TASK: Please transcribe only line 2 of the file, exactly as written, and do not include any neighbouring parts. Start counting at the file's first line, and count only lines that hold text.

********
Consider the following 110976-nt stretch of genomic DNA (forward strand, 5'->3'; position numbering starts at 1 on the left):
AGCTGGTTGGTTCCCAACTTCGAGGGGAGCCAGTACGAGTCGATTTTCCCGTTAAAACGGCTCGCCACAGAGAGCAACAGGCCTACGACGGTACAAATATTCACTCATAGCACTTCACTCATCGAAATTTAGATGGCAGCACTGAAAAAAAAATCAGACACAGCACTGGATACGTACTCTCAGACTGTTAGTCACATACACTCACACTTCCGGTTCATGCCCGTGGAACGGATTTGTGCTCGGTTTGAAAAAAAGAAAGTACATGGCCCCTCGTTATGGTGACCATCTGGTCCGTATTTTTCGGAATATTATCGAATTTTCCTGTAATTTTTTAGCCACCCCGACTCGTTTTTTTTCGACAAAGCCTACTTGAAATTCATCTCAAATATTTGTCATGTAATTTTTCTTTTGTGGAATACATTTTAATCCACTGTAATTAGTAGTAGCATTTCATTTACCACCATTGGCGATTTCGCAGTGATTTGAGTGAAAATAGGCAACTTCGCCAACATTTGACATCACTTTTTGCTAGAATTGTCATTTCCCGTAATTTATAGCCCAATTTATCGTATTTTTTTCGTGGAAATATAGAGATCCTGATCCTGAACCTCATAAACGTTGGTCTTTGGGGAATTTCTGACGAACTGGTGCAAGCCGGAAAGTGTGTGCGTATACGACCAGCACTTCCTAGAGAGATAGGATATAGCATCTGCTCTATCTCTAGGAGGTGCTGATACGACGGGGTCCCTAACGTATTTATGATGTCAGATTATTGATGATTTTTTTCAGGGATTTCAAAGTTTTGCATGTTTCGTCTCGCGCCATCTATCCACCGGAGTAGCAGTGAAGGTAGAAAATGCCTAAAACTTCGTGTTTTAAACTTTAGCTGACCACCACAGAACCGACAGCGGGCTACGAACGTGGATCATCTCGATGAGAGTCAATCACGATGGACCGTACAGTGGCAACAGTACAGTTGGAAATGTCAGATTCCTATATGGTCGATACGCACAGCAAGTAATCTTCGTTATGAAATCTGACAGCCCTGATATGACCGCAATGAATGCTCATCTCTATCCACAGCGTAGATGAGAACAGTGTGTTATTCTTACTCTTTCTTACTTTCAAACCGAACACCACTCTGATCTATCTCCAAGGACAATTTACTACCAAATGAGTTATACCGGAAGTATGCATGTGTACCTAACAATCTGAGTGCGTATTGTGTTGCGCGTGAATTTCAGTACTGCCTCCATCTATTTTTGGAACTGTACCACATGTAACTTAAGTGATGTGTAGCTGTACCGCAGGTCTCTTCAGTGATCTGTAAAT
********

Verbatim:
AGCTGGTTGGTTCCCAACTTCGAGGGGAGCCAGTACGAGTCGATTTTCCCGTTAAAACGGCTCGCCACAGAGAGCAACAGGCCTACGACGGTACAAATATTCACTCATAGCACTTCACTCATCGAAATTTAGATGGCAGCACTGAAAAAAAAATCAGACACAGCACTGGATACGTACTCTCAGACTGTTAGTCACATACACTCACACTTCCGGTTCATGCCCGTGGAACGGATTTGTGCTCGGTTTGAAAAAAAGAAAGTACATGGCCCCTCGTTATGGTGACCATCTGGTCCGTATTTTTCGGAATATTATCGAATTTTCCTGTAATTTTTTAGCCACCCCGACTCGTTTTTTTTCGACAAAGCCTACTTGAAATTCATCTCAAATATTTGTCATGTAATTTTTCTTTTGTGGAATACATTTTAATCCACTGTAATTAGTAGTAGCATTTCATTTACCACCATTGGCGATTTCGCAGTGATTTGAGTGAAAATAGGCAACTTCGCCAACATTTGACATCACTTTTTGCTAGAATTGTCATTTCCCGTAATTTATAGCCCAATTTATCGTATTTTTTTCGTGGAAATATAGAGATCCTGATCCTGAACCTCATAAACGTTGGTCTTTGGGGAATTTCTGACGAACTGGTGCAAGCCGGAAAGTGTGTGCGTATACGACCAGCACTTCCTAGAGAGATAGGATATAGCATCTGCTCTATCTCTAGGAGGTGCTGATACGACGGGGTCCCTAACGTATTTATGATGTCAGATTATTGATGATTTTTTTCAGGGATTTCAAAGTTTTGCATGTTTCGTCTCGCGCCATCTATCCACCGGAGTAGCAGTGAAGGTAGAAAATGCCTAAAACTTCGTGTTTTAAACTTTAGCTGACCACCACAGAACCGACAGCGGGCTACGAACGTGGATCATCTCGATGAGAGTCAATCACGATGGACCGTACAGTGGCAACAGTACAGTTGGAAATGTCAGATTCCTATATGGTCGATACGCACAGCAAGTAATCTTCGTTATGAAATCTGACAGCCCTGATATGACCGCAATGAATGCTCATCTCTATCCACAGCGTAGATGAGAACAGTGTGTTATTCTTACTCTTTCTTACTTTCAAACCGAACACCACTCTGATCTATCTCCAAGGACAATTTACTACCAAATGAGTTATACCGGAAGTATGCATGTGTACCTAACAATCTGAGTGCGTATTGTGTTGCGCGTGAATTTCAGTACTGCCTCCATCTATTTTTGGAACTGTACCACATGTAACTTAAGTGATGTGTAGCTGTACCGCAGGTCTCTTCAGTGATCTGTAAAT